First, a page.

What's Up in the Night Sky?

October 2020 - Vol. 24, No. 10

Astra's Star Gate

This Month's Night Sky - NOTE: The next paragraph describes the sky as it appears at 10 pm EST (11 pm EDT) near mid- month. The sky also looks this way at 11 pm EST (midnight EDT) during the beginning of the month and at 9 pm EST (10 pm EDT) by month's end.

Although the Summer Triangle is still visible in the W, the Square of Pegasus is now prominent high in the S. Far below, lonely Fomalhaut [FOE-ma-lot] of Piscis Austrinus still glitters near the S horizon. Between Pegasus and the N pole star, Polaris (Ursa Minor), find the familiar "W" shaped asterism of Cassiopeia. If you are fortunate to be viewing from a dark site, you will also see the constellations, Perseus and Auriga, with its bright star, Capella, embedded in a starry band stretching across the night sky from E to W. You are looking at the Milky Way, one of the spiral arms of our galaxy. In the E the constellations, Gemini, with its bright twin stars, Castor and Pollux, and Orion, with its distinctive hour glass asterism, rise above the E horizon. Now the Big Dipper (Ursa Major) dips low in the N.

MERCURY begins October at greatest E elongation most favorable for southern observers, then begins fading as it moves toward inferior conjunction on the 25th. VENUS prominent in the morning sky shining brilliantly at -4.1 mag closes on the first magnitude star Regulus for a close conjunction early in the month. MARS dominates the evening sky at -2.6 mag rising high among the stars of Pisces (for northern observers.) The red planet and Earth will be at opposition on the 13th, the closest opposition for the next 15 years. JUPITER is closing the gap between itself and SATURN moving toward the great conjunction. Read about Mars, Jupiter, and Saturn this month in the topic below. URANUS is in the constellation Aries at opposition on the 31st. NEPTUNE past opposition this month is visible most of the night in Aquarius, telescope needed for the two outer gas giants.

Review how to determine Angular Measurement.

Calendar of Events

NOTE: For those observers not in the ET zone, convert the calendar times to your zone's time by subtracting one hour for CT, two for MT and three for PT. Don't forget to adjust for Daylight Savings Time when necessary by subtracting one hour from your planisphere's time. Dawn and dusk times must also be corrected. See your local newspaper, TV news, or cable TV's Weather Channel for sunrise and sunset times or check with the U.S. Naval observatory. Unfortunately some of these events may occur during daylight hours in your area.

01 Mercury at greatest elongation.
This month's full moon is called the "Harvest" Moon. The Harvest moon, is the full moon that occurs closest to the fall equinox, and got its name because it helped farmers work after sunset during the harvest.
03 Venus .09 deg. S. of Regulus.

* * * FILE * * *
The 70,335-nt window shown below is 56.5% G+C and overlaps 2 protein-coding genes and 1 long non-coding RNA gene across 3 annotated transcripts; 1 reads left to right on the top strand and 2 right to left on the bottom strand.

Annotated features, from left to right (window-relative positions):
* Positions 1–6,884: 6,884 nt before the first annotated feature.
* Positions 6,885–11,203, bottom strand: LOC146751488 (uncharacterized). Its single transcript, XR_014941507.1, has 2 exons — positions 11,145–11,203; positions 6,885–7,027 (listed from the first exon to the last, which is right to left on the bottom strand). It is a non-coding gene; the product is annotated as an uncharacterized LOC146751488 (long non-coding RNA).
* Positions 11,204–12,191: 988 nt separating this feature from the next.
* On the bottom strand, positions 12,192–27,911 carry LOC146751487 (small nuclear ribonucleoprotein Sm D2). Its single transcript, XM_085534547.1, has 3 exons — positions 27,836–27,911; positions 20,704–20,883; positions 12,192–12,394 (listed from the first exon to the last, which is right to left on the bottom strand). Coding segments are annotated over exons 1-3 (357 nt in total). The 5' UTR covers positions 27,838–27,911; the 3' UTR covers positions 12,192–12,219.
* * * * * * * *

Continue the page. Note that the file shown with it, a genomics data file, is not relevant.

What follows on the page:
Mars 0.7 deg. N. of Moon, occultation from South America, W. Antarctica, Ascension Is., SW Africa.
Moon at apogee.
04 Uranus 3 deg. N. of Moon.
06 Mars at closest approach 38.6 million miles or 62.07 million km distant from Earth.
08 Moon 0.02 deg S. of M-35.
Draconid meteor peak (3:00 UT.) Draconids originate in the northern sky, the shower best seen in the evening sky when the radiant is at its highest. The hourly rate is low but on rare occasions an outburst may occur. The moon will rise a couple hours before midnight, but should allow evening observing.
09 Mercury at greatest heliocentric lat. S.
11 Jupiter at eastern quadrature. (Earth and Jupiter make a 90-degree angle with the Sun, Earth is moving away from Jupiter.)
13 Mars at Opposition (23:00 UT) or 7:00pm EDT.
14 Venus 4 deg. S. of Moon.
Mercury stationary.
15 The Zodiacal Light or "false dawn" is visible in the E about 2 hours before sunrise. This pyramidal glow is caused by meteoroids, dust particles spawned by passing comets, etc., that have settled into the ecliptic plane (path followed by the Sun, Moon and planets), reflecting the Sun’s light before it rises here. This phenomenon will be visible for the next two weeks.
17 Moon at perigee, expect large tides.
18 Saturn at eastern quadrature. (Earth and Saturn make a 90-degree with the Sun, Earth is moving away from Saturn.)
21 Orionids meteor shower peak. This shower produces up to 20 meteors per hour. Meteors in this shower are generated by Halley's comet. The orbit of this periodic comet leaves a trail of dust particles on its way to the Sun. This trail of particles remains in this area of space until they encounter the Earth's orbit. This produces the annual shower. The lunar crescent won't interfere with early morning observations.
22 Jupiter 2 deg. N. of Moon.
23 Saturn 3 deg. N. of Moon.
25 Mercury at inferior conjunction.
29 Mars 3 deg. N. of Moon.
30 Moon at apogee.
31 Venus at perihelion.